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Photo: N/A, License: N/A, Created: 2017:10:04 12:35:25


Photo: N/A, License: N/A, Created: 2017:10:03 23:56:21

STAFF PHOTO/C.J. MARSHALL Michael Atchie explains the route of the Atlantic Sunrise natural gas pipeline. Once complete, the pipeline was allow natural gas produced in the Northeast to be transported to Lancaster and out of state.

Williams representatives were on hand at Triton Hose Company in Tunkhannock on Wednesday, providing information on the next phase of the Atlantic Sunrise natural gas pipeline project.

Williams spokesman Michael Atchie informed local elected officials and community leaders that the primary installation work is scheduled to begin very soon on the laying of a 185-mile pipeline starting around Lenox in Susquehanna County and crossing through Nicholson, Clinton, Overfield, Falls, Eaton, Northmoreland and Monroe townships in Wyoming County, and running south to Lancaster County.

Atchie reported that the $3 billion projected is expected to generate economic benefits for the affected areas, with workers eating in local restaurants, staying in motels, and using other facilities. In Wyoming County, it is anticipated the project will bring in approximately $23 million, and $27 million to Luzerne County.

Once completed, the extension will allow natural gas to be transported to a major pipeline, which will in turn transport it as far south as Alabama, Atchie explained.

Construction will occur in several steps, with stringent guidelines required through all phases of the project.

Pre-construction surveys are already being conducted along construction areas to mark utility lines and agricultural drainages. All crews are required to take safety classes before they are permitted to work at a site, he said. Any person on the site can issue a stop work order if they determine there is a problem. Every single weld will be x-rayed, and then a coating applied to the weld.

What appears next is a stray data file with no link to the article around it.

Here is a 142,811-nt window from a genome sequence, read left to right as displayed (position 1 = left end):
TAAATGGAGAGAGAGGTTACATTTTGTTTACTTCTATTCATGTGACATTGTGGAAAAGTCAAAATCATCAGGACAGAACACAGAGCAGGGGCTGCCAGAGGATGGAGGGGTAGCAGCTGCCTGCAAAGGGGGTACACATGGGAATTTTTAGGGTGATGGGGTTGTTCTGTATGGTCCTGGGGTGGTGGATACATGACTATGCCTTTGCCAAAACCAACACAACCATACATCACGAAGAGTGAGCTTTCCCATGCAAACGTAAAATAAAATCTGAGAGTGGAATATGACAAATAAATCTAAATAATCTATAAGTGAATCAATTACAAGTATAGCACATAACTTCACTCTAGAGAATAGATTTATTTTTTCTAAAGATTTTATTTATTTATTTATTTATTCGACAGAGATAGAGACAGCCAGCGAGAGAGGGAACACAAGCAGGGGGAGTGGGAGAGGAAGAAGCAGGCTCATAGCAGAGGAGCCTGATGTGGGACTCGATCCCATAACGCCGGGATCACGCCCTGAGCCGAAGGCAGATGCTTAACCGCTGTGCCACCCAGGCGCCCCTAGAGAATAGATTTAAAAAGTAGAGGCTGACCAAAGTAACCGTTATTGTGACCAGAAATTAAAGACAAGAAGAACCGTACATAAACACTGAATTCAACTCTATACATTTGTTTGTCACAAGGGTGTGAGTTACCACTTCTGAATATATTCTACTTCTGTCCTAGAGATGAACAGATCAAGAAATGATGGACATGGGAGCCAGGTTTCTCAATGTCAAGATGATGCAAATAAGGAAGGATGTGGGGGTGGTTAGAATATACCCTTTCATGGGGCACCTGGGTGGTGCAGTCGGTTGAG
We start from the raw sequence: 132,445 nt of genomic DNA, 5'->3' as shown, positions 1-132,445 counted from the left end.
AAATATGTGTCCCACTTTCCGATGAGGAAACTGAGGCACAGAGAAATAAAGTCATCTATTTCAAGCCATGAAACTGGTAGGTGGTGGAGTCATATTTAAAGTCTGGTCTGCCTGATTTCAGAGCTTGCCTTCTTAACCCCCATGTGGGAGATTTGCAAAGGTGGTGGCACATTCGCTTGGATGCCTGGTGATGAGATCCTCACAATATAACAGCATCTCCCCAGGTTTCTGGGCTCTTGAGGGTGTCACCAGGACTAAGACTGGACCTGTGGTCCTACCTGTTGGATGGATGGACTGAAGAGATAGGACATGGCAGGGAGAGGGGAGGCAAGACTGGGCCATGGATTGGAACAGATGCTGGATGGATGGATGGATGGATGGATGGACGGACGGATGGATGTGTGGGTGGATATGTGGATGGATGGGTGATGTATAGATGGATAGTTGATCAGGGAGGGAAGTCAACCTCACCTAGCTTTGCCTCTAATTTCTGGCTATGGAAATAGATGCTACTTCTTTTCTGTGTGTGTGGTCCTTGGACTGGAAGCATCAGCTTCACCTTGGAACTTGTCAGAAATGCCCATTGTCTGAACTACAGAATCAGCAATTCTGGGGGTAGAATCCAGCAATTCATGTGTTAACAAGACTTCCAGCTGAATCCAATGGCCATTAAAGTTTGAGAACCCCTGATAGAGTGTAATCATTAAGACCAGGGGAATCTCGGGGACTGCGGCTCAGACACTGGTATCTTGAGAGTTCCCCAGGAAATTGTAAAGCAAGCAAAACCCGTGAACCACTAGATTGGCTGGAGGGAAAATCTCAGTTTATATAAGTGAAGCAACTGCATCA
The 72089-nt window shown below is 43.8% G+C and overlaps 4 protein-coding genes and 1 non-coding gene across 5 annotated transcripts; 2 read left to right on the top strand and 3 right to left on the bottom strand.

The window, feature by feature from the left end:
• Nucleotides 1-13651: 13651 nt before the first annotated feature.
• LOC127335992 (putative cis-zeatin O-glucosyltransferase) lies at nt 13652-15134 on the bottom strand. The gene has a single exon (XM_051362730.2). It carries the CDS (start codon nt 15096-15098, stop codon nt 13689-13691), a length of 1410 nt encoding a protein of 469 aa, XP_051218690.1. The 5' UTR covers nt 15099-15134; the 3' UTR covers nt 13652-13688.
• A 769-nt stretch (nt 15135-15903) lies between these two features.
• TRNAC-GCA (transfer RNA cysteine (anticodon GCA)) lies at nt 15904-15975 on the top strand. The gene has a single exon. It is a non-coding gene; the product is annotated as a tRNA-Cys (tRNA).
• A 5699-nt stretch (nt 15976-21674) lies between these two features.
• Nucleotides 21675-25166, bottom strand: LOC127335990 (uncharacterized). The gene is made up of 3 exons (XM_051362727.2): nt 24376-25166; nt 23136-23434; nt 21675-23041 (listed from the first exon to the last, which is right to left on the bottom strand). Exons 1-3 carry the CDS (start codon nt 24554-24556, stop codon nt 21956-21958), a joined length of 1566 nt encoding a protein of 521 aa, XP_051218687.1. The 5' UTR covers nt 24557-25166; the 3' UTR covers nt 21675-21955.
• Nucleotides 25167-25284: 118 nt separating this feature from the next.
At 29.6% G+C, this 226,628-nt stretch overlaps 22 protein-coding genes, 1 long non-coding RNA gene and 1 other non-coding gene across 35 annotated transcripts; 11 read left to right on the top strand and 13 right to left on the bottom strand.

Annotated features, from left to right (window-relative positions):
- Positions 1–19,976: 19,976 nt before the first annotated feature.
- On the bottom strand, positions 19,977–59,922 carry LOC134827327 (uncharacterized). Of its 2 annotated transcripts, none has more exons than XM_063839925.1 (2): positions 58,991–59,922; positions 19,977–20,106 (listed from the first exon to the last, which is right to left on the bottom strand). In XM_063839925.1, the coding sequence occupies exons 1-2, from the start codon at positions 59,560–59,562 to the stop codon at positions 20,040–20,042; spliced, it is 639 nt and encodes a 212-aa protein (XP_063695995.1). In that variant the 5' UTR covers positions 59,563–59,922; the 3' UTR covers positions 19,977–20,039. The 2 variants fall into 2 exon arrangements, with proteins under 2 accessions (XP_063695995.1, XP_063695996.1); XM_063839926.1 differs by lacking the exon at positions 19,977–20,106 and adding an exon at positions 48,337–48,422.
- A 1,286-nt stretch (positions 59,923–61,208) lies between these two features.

“Williams is building the line to last several decades,” he explained.

The work will be done in seven spreads, with a different construction company working simultaneously on each spread. This allows the extension to be completed more quickly, he said.

There will be 45 to 50 inspectors at each spread - and the territory in Susquehanna and Wyoming counties is a single spread - keeping watch on such areas as utility, ditching, welding, and coatings. Each section of pipe will undergo a hydrostatic test, in which water will be injected with at least one-and-a-half times the pressure of natural gas.

Williams is also working to insure the project will have a minimal environmental impact, Atchie said.

Atchie informed those in attendance that elected officials will probably be contacted by affected land owners with questions about the project.

He recommended that property owners be encouraged to work closely with their land agents. Should the land owners not receive satisfactory information, they can contact Williams’ representatives directly to discuss their concerns.

“They can talk to us, and we’ll talk to them,” Atchie explained. “Hopefully, we’ll be able to develop a good working relationship.”

For,er state trooper Bradley Shatinsky, a supervisor for Global Security, which is overseeing the project’s security, said that while there’s been little evidence of opposition to Atlantic Sunrise in the north, Williams has had to deal with protestors in the southern section of the state.

In those circumstances, Global employees work with the state police and other law enforcement agencies to deal with whatever situation may arise, Shatinsky said.

One question raised is when is the project expected to be completed in Wyoming County. Atchie said it will take about a year, with the installation completed by June 2018, followed by land restoration.

He noted that work will be going on simultaneously in separate spreads.

At the end of the presentation, Bill desRosiers, External Affairs Coordinator for Cabot Oil and Gas, said that the company is currently producing natural gas at maximum available pipeline capacity.

Once the Atlantic Sunrise project is open, Cabot anticipates being able to take advantage of new and underdeveloped markets.

“There will be a drive to increase production, and Cabot will work to meet market demands,” he said.

When the project was originally announced in 2014, Williams noted it had contracts in place to move about 1.7 million cubic feet of Marcellus gas, once the Atlantic Sunrise pipeline is functional.

Half of that capacity would be provided by Cabot and a quarter of it was to be provided by Chief.